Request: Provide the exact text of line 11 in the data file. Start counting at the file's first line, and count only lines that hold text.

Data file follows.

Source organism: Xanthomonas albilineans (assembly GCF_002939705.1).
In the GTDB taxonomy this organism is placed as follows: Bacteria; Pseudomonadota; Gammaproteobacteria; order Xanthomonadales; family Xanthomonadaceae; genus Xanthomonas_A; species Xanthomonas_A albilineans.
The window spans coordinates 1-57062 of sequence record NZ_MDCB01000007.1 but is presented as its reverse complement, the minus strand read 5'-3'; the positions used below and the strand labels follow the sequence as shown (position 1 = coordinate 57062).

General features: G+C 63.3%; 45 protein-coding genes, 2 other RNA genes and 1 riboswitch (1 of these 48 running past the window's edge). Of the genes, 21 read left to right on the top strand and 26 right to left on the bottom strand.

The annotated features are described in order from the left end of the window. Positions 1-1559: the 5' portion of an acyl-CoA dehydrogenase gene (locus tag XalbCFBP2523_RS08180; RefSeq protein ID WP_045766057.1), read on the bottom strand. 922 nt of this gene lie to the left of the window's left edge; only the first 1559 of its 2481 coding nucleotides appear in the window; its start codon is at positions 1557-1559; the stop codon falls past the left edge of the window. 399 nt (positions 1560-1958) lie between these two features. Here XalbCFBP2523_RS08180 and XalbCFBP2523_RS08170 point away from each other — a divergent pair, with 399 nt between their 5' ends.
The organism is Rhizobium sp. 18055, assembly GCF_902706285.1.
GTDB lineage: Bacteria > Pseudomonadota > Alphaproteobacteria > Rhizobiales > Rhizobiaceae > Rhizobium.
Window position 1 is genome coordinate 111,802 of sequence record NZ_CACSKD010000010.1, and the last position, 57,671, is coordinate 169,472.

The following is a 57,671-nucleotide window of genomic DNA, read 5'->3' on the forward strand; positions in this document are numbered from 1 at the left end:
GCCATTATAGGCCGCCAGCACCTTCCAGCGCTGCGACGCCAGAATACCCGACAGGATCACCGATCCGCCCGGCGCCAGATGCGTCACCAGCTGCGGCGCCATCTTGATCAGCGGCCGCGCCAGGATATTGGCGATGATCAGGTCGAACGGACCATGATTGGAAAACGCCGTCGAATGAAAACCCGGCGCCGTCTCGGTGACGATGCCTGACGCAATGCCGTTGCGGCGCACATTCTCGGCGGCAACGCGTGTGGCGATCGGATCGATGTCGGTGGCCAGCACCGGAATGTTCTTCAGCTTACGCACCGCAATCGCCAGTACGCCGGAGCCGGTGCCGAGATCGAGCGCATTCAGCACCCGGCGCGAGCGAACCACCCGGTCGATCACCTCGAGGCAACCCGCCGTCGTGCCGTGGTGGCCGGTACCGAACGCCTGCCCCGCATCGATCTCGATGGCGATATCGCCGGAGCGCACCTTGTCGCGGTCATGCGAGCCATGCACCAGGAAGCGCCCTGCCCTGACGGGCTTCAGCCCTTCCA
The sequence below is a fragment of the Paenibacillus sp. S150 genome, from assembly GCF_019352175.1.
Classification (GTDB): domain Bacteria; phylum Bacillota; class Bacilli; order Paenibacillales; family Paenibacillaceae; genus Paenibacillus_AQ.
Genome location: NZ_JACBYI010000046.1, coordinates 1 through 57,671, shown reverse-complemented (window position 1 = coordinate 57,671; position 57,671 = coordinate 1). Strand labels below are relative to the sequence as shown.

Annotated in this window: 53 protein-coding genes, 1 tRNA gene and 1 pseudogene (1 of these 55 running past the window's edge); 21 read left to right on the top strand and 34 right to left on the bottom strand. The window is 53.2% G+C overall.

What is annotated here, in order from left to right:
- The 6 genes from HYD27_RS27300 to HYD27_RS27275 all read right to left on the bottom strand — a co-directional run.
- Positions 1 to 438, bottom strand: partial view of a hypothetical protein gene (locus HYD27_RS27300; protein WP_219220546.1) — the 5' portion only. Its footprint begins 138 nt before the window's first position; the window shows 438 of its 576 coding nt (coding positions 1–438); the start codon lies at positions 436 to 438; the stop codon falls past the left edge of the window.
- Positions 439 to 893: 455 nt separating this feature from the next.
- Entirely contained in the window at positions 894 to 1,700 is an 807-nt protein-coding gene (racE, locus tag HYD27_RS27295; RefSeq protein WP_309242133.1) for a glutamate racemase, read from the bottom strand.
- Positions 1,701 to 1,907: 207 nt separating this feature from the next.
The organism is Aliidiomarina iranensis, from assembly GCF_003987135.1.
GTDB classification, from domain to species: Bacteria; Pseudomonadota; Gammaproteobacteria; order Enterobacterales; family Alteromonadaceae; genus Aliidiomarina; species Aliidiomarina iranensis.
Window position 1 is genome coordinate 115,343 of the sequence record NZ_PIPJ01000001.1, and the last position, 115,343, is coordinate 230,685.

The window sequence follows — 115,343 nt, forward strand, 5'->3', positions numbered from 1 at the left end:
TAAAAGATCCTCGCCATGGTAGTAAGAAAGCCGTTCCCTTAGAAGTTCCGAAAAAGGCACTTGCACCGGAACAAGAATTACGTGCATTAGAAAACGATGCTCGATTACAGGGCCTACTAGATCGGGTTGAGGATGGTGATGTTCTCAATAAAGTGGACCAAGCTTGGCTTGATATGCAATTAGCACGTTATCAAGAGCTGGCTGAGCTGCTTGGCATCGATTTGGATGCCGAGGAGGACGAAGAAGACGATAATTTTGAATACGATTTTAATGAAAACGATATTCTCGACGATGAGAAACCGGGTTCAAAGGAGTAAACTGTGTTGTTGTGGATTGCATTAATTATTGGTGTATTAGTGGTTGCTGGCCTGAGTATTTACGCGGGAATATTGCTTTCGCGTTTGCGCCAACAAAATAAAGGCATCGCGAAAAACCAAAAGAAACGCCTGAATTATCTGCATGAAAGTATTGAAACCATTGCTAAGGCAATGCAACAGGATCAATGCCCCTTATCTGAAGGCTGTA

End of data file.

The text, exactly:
The sequence below is a fragment of the Paenibacillus sp. S150 genome, from assembly GCF_019352175.1.